The LSE is calling on the government to invest in digital infrastructure to help escape the recession
Investing in new digital infrastructure such as broadband and smart grid technology could help generate up to 700,000 new jobs in the UK according to the London School of Economics.
In a report released this week, The UK’s Digital Road to Recovery, academics from the LSE have postulated that investing around £15bn in broadband, intelligent transport systems and smart grids, could be more worthwhile than simply developing the traditional physical infrastructure such as roads.
The LSE claims that investment in digital infrastructure is especially beneficial because technologies such as broadband help to enable new businesses and create new jobs beyond the immediate sector where the finances are delivered.
“The United Kingdom has made considerable efforts to be one of the leading nations in the production and utilisation of ICT; the current recession offers an opportunity to further, rather than undermine, those efforts,” the report states.
The LSE believes that the UK government should push through the investment by a combination of direct spending, tax cuts and loosening regulations to encourage the private sector to follow suit.
“Our report shows that in this severe economic climate the right investment in ICT infrastructure would have a significant effect in creating jobs now and in stimulating productivity and innovation for the future,” said Jonathan Liebenau, reader in Technology Management at LSE.
The authors of the report also say that although the government went some way to encourage investment in green technologies and digital infrastructure in the recent Budget – more could be done.
“Nations that invest in ICT to transform fields like transportation and energy reap substantial long-term economic and social benefits. This report shows that these investments also have a short-term impact by producing the jobs and economic growth the UK needs to get out of the current recession,” said Robert Atkinson, president of the Information Technology and Innovation Foundation.
The report recommends investment in the following areas:
- £5 billion on broadband networks (creating or retaining 280,000 jobs) with spending focused on getting broadband to unconnected areas, increasing network performance in low-speed areas (3 Mbps or less) and encouraging household take-up of broadband. Spurring more and higher speed broadband would boost business productivity.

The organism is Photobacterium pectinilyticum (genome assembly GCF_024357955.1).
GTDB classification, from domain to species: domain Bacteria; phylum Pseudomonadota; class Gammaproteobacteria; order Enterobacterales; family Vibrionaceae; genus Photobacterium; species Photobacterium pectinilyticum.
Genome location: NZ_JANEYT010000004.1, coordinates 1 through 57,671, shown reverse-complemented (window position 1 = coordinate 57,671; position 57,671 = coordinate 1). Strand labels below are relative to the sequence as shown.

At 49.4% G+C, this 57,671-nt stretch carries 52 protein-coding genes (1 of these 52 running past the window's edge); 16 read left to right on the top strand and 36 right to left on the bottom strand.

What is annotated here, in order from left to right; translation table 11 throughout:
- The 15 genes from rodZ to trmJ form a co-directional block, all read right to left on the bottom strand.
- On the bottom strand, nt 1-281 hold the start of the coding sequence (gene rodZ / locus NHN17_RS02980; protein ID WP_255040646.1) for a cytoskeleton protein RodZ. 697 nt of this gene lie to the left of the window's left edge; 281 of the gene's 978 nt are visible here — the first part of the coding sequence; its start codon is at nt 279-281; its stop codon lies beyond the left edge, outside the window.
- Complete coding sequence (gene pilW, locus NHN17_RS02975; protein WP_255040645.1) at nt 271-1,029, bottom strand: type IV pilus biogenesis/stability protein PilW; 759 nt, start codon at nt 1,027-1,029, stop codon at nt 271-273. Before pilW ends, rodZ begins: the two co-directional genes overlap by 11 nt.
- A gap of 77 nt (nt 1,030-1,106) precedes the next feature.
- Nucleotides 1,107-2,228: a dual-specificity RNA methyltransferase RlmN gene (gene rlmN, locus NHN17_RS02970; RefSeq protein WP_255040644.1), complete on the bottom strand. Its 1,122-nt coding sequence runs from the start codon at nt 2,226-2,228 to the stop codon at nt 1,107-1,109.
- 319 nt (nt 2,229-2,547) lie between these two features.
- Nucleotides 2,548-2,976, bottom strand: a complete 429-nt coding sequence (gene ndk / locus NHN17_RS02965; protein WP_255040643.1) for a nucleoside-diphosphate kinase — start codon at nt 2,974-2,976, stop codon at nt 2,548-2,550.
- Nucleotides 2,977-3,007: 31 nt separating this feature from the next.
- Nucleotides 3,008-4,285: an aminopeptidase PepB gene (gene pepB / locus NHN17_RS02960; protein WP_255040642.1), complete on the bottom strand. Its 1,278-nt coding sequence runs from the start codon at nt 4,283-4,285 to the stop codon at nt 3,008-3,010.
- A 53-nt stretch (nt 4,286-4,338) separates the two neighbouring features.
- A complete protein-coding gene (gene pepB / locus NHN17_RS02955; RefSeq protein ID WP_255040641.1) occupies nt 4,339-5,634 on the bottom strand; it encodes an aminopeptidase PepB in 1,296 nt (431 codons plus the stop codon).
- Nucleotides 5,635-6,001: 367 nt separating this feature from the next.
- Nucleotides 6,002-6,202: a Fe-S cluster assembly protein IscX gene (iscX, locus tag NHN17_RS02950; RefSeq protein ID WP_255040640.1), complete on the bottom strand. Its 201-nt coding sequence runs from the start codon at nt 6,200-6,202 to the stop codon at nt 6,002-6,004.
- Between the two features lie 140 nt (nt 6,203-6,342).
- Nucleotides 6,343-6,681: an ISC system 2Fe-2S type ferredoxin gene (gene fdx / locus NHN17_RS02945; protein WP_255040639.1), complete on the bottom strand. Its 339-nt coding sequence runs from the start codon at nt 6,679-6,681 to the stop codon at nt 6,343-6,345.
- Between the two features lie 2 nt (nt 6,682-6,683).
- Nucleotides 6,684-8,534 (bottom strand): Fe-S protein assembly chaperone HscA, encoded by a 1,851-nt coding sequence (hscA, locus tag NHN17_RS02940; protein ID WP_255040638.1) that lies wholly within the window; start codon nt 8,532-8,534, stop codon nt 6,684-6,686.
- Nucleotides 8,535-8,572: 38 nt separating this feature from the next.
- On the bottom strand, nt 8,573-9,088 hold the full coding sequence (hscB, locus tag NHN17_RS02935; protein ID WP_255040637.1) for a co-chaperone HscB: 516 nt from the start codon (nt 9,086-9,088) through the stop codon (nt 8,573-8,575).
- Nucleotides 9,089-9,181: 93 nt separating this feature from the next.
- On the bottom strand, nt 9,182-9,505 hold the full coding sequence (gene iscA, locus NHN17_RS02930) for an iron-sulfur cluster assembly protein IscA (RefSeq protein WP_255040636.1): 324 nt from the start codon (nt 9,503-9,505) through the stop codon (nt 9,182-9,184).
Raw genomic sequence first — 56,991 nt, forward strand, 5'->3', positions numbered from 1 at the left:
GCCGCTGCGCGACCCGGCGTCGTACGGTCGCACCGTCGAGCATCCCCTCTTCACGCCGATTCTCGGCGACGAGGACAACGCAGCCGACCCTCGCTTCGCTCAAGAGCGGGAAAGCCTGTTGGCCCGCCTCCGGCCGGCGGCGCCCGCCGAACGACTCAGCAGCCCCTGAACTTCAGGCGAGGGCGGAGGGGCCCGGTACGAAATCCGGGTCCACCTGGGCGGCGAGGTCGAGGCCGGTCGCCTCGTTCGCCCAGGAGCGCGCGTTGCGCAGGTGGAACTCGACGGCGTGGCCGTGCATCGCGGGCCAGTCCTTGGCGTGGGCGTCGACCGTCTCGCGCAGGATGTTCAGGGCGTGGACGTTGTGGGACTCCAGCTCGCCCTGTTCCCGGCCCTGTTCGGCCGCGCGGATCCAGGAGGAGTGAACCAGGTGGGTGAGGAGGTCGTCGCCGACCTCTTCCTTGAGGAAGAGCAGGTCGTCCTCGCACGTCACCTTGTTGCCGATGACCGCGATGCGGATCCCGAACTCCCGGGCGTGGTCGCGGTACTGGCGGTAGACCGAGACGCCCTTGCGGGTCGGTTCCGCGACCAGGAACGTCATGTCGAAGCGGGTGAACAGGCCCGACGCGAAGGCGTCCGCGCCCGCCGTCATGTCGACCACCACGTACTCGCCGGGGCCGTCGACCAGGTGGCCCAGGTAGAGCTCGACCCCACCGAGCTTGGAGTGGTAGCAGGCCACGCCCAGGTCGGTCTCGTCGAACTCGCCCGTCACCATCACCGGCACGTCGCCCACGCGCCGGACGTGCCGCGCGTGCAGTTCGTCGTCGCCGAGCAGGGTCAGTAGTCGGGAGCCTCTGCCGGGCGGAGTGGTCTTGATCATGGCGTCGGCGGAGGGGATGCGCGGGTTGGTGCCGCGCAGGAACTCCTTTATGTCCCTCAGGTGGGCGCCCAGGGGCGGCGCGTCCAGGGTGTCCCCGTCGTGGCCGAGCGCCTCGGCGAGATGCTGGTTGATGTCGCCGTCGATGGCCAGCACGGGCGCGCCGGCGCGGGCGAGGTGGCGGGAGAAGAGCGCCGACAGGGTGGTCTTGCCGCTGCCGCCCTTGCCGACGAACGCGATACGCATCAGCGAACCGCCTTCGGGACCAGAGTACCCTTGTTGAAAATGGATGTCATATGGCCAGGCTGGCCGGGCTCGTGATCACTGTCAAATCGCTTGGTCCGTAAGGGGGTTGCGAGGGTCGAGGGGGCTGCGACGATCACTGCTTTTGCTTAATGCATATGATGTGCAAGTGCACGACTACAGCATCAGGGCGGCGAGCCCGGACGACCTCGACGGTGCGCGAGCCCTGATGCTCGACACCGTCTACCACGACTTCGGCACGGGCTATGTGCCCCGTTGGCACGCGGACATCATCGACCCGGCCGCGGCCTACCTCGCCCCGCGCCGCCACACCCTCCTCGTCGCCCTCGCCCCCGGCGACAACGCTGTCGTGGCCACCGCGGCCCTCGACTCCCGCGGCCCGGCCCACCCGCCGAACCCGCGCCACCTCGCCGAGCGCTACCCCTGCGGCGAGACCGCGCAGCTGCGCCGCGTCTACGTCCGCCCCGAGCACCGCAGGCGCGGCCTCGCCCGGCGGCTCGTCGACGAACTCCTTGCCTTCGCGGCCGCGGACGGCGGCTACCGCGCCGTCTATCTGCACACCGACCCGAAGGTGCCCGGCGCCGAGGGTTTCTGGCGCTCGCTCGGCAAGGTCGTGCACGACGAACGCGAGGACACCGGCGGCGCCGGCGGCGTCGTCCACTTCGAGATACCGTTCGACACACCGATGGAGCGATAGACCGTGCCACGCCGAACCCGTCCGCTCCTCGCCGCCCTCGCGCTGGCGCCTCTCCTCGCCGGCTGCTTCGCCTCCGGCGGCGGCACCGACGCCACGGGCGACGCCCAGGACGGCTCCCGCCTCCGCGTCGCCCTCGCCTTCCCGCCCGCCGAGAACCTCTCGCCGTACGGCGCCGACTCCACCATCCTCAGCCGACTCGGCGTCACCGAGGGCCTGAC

- £5 billion on intelligent transport systems (creating or retaining 188,000 jobs). ITS would also improve traffic flows through measures like adaptive traffic signals and electronic tolls and provide travellers with real-time traffic information, The report also finds that extra spending on ITS would deliver environmental benefits and make the country more productive.
- £5 billion on developing a smart power grid (creating or retaining 235,000 jobs). By using two-way communication and sensors, the report argues, a smart grid will deliver power more efficiently and reliably. Houses could be fitted with smart meters which allow people to use electricity at cheaper times of day and which could work with smart fridges or washer-driers to perform high-energy cycles at times of low demand.
According to a pre-budget report from the National Endowment for Science, Technology and the Arts (Nesta), Attacking The Recession, the government should use the recession to reshape the economy around high growth areas such as digital media.
The report stated that unless investment in areas such as green technology, digital media and healthcare are addressed, the UK could lose around £44bn in potential revenues. “Failure to invest aggressively in growth sectors will not only cost an annual £44bn in lost revenue to British firms, it will also harm the UK’s global predominance in these sectors,” the report claims.